New laws to crush animal protests

November 26, 2004

Protecting British science from animal rights extremists will form a key part of the Government's final Parliamentary term before the widely anticipated spring general election.

In the Queen's Speech this week, the Government outlined plans to clamp down on the intimidation of researchers who experiment on animals.

Measures to protect Britain's multibillion-pound pharmaceuticals industry, threatened by extremists, are expected to be a central theme of next week's Pre-Budget Report from the Chancellor, Gordon Brown.

At this week's state opening of Parliament, the Queen confirmed government plans to give police new powers against animal rights campaigns as part of a legislative programme of 32 new Bills under the theme of "opportunity and security".

The Home Office confirmed that a new Serious Organised Crime and Policing Bill in the new Parliament would include a section on extremists.

The Bill will give police powers to remove and arrest activists who protest outside or near the homes of researchers and their families, and those linked to animal research.

It will allow police to arrest protesters when they have left the scene, and will allow police to ban protesters from returning to a person's home for three months.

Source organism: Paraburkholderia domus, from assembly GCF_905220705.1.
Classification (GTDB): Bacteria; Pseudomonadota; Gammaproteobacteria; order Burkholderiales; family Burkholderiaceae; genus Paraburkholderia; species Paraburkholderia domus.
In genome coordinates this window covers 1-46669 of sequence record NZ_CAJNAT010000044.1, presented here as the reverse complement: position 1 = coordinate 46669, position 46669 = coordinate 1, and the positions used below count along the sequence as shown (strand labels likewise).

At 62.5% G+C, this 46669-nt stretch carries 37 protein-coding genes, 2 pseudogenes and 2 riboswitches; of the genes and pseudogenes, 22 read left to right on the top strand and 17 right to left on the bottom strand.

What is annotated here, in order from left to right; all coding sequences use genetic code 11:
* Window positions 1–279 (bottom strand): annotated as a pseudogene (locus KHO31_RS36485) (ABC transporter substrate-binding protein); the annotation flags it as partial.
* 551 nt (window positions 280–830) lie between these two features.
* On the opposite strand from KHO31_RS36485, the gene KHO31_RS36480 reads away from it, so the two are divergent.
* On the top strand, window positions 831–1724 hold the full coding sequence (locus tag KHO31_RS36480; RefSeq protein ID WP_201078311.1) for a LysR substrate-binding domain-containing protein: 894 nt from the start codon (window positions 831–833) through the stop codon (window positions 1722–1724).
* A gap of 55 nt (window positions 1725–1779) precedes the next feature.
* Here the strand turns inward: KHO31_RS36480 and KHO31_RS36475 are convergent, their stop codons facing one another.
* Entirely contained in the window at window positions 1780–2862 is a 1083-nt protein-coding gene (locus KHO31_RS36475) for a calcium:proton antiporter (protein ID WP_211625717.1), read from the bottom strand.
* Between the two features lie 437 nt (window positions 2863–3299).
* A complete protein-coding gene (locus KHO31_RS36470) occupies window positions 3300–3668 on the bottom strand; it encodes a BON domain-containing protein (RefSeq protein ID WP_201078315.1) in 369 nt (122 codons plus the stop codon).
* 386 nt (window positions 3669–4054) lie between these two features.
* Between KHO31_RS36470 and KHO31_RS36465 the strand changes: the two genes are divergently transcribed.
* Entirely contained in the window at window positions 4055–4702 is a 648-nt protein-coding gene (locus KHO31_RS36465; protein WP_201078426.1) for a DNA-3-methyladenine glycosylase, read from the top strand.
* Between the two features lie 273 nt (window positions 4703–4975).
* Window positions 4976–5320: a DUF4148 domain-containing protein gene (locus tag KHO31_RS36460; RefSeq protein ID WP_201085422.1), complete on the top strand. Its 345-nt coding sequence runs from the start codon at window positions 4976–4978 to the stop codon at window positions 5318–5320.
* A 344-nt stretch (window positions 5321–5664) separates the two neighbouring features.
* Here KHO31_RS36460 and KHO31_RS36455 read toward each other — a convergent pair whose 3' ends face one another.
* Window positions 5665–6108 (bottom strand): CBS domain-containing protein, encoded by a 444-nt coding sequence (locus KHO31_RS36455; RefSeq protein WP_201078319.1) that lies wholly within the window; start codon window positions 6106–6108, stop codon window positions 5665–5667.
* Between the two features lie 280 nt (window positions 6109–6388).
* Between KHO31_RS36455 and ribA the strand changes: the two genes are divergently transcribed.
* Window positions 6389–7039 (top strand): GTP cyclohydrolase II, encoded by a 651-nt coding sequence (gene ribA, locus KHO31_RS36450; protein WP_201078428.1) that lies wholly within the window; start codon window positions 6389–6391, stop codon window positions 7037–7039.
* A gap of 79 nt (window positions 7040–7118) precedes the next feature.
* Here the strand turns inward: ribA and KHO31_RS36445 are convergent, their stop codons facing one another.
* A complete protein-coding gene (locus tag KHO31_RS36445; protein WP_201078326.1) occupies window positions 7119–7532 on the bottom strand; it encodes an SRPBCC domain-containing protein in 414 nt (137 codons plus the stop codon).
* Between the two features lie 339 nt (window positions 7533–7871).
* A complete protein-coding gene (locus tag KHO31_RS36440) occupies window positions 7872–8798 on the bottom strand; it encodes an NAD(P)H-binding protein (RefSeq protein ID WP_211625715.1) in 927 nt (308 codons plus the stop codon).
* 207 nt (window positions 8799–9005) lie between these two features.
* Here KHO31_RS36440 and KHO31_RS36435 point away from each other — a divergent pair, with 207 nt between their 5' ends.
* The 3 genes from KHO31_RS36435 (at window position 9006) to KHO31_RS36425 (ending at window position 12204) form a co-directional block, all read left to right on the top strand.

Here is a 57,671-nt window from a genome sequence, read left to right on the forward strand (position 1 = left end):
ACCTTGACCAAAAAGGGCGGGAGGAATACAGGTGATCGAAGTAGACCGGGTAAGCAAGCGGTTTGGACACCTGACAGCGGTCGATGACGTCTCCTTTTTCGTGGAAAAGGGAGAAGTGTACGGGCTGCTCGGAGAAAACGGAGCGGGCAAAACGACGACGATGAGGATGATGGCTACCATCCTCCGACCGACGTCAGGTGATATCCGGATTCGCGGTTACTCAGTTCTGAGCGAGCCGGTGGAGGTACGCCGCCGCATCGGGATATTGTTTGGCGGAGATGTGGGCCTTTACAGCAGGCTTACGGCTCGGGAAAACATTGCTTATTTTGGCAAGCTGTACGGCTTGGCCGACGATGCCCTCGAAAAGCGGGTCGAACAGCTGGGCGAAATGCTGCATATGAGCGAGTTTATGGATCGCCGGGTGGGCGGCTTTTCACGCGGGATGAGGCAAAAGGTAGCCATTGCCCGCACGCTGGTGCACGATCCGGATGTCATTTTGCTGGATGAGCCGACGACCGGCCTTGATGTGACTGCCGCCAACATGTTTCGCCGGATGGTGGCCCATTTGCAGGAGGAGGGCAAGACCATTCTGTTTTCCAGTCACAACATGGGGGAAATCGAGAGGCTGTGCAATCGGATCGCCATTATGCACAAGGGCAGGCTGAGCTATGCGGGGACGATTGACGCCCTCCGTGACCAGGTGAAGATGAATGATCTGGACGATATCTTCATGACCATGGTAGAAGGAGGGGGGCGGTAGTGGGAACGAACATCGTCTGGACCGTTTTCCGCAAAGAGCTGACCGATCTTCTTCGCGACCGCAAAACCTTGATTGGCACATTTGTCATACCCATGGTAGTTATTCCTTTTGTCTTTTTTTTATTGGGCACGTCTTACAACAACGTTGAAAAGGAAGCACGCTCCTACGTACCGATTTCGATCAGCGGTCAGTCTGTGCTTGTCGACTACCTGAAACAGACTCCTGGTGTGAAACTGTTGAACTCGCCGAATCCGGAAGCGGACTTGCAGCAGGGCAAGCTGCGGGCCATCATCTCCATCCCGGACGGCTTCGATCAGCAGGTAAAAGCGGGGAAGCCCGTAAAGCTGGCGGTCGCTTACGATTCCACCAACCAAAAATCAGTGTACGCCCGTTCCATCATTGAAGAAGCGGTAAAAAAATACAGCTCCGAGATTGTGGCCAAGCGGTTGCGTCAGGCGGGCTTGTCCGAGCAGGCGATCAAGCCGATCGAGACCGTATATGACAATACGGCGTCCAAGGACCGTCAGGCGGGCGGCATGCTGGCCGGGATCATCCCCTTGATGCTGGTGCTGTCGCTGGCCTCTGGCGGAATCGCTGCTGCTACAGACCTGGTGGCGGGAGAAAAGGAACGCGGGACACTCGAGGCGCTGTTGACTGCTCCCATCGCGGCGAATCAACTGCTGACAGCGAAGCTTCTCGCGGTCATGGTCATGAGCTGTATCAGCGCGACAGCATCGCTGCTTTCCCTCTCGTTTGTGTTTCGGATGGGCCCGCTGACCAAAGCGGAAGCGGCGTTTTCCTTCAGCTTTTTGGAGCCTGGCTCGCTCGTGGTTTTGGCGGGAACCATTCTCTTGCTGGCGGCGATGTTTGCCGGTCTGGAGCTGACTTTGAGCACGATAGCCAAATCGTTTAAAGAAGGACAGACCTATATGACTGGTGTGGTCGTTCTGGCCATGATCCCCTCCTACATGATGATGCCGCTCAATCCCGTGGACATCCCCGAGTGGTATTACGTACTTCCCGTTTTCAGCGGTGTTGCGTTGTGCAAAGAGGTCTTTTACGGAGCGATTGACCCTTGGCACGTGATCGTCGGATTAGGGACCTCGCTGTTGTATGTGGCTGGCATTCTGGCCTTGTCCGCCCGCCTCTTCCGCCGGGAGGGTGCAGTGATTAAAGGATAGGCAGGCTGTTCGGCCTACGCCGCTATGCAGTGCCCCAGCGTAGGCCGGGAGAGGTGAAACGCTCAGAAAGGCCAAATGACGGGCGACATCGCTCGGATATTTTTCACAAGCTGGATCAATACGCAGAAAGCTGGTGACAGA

The Bill will also protect companies and universities from mass campaigns of harassment, by amending the 1997 Protection from Harassment Act to cover groups of people working for the same organisation, instead of just individuals.

Simon Festing, executive director of the Research Defence Society, welcomed the measures but said: "The extremists move so fast and things are already so bad that we would like to see further measures."

A spokeswoman for the British Union for the Abolition of Vivisection said:

"Changes such as this would make lawful peaceful protest more difficult, and encourage the tiny vocal minority of animal rights extremists to act further in ways that... ultimately impede the progress of the animal rights movement."

Protecting Britain's reputation as a world centre for research will form a key element of Mr Brown's Pre-Budget Report on December 2. He told the CBI this month that firms conducting "potentially life-saving research" that was pivotal to economic success must be protected.

Mr Brown is understood to be concerned that antivivisection campaigns have cost the pharmaceuticals industry millions in security bills and are putting billions of pounds worth of foreign scientific investment at risk.

The Research Defence Society said it hoped the Chancellor would consider additional measures to prevent campaigns designed to cause economic damage, such as that against the firm supplying concrete for the construction of Oxford University's £18 million animal research facility.

* The Queen's Speech confirmed plans to extend child benefit payments to parents of 16 to 19-year-olds in vocational and work-based training as well as to those in full-time education.

phil.baty@thes.co.uk

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